Royal Dutch Shell Plc, Europe’s largest oil company, plans to raise its production of heavy crude by 60 percent through 2020 in the Americas by expanding projects and new developments.
Shell produced about 170,000 barrels of oil equivalent a day last year in the Americas, said John Abbott, executive vice president for heavy oil, in a presentation yesterday on the company’s website. The company can add at least 100,000 barrels a day in heavy crude over the next decade, said Marvin Odum, director of exploration and production in the Americas.
“The resource numbers are huge -- billions of barrels,” Odum said in a presentation on Sept. 28.
The Hague-based company is examining plans to develop the Carmon Creek project in Canada’s Peace River area, adding 80,000 barrels a day. At the same time, Shell and partners Chevron Corp. and Marathon Oil Corp. plan to expand capacity by about 85,000 barrels a day at their Athabasca Oil Sands Project.
Carmon Creek will be developed in two phases to tap about 1.5 billion barrels of resources, according to Abbott’s presentation. He didn’t provide a timeframe.
Shell last month completed the first phase of its Jackpine Mine project in northern Alberta, adding 100,000 barrels of oil equivalent a day to the existing 155,000 barrels a day output at the Muskeg River Mine at Athabasca. The development brought 3.4 billion barrels of resources in production, according to Abbott.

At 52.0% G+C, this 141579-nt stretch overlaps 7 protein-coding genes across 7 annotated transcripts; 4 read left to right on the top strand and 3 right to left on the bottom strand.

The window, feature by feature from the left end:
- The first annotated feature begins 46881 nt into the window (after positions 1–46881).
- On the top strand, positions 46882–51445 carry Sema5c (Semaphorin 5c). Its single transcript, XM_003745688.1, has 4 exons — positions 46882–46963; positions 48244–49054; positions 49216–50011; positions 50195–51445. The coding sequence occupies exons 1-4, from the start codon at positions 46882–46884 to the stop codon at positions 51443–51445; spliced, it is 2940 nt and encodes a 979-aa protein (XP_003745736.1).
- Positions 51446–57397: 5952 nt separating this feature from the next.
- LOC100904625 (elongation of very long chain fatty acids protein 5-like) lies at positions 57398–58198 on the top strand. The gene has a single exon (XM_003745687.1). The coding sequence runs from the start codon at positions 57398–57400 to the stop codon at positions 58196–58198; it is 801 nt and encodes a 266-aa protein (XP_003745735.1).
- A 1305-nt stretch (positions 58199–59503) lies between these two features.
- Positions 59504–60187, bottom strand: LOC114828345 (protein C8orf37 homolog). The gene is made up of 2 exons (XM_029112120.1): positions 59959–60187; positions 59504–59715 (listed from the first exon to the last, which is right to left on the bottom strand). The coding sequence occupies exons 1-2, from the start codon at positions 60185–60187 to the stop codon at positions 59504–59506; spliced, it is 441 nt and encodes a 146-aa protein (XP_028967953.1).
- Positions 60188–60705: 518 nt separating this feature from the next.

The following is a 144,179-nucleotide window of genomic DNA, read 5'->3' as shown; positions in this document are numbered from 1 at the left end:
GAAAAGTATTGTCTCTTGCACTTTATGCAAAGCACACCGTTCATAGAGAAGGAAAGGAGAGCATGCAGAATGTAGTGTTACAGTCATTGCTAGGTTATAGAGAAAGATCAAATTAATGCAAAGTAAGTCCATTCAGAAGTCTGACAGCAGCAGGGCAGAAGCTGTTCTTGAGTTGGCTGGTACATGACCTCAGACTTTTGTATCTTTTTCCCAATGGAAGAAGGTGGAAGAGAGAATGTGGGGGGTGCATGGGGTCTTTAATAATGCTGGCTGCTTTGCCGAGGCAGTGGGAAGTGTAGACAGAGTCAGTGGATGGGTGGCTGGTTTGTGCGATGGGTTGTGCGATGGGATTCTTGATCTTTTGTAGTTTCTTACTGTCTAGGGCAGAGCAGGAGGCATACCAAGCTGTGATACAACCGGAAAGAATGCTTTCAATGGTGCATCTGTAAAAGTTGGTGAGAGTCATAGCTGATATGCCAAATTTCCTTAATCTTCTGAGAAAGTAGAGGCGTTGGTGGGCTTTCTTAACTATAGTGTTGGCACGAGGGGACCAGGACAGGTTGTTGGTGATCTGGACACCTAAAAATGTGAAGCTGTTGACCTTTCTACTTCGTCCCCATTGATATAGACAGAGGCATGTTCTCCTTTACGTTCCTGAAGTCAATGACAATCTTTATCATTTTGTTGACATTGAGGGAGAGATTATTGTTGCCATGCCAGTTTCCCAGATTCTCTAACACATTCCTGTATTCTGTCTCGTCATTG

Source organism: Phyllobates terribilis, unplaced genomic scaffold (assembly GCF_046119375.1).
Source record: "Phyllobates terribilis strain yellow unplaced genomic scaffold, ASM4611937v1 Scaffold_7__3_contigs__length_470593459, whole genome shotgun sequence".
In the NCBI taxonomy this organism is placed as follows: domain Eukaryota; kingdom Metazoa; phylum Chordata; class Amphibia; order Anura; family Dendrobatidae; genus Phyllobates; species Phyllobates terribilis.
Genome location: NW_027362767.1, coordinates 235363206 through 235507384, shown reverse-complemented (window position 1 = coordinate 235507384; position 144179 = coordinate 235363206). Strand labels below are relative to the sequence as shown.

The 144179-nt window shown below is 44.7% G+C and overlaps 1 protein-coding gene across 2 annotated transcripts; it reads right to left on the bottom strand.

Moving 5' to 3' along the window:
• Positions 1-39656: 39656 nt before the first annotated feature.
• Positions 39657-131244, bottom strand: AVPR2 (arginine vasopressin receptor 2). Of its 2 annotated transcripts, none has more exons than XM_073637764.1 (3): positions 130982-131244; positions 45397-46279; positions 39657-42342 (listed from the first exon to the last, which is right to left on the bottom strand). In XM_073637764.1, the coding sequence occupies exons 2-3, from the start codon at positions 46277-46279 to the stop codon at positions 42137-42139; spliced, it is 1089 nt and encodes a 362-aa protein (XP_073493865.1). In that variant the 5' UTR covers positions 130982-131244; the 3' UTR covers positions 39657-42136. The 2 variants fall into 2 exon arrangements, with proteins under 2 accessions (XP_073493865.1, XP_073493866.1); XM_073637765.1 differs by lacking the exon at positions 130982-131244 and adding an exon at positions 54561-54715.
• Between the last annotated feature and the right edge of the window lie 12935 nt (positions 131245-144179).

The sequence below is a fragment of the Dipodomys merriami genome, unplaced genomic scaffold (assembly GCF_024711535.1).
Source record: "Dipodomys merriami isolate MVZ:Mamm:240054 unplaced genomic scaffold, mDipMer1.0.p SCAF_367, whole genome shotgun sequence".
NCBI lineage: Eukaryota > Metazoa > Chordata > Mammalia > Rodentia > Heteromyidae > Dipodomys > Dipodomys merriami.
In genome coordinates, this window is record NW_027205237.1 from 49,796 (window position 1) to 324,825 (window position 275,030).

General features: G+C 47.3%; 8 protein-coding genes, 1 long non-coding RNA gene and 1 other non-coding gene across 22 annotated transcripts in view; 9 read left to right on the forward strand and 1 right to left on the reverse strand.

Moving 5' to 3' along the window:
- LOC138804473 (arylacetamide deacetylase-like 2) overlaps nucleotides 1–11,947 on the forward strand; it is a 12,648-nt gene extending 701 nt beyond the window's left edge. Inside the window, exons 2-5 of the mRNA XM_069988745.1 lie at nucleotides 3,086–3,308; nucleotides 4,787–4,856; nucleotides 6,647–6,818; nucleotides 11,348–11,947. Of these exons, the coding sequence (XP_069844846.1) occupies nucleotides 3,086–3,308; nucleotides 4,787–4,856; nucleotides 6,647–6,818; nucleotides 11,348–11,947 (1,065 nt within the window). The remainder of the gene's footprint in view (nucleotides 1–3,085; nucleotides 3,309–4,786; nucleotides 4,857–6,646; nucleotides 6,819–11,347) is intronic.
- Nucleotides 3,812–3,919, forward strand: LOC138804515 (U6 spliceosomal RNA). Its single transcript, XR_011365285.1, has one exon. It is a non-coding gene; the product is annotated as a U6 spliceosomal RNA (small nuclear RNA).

The project will be upgraded with a “debottlenecking” in three phases over 10 years, according to Abbott. The first phase will add 35,000 barrels a day of capacity at a cost of about $2 billion, the next will add 15,000 barrels and the third 35,000 barrels a day.
In the longer term, Shell plans to expand the Muskeg River and Jackpine Mines and build the Pierre River Mine in Alberta, which can access an additional 3.4 billion barrels of resources, according to Abbott.
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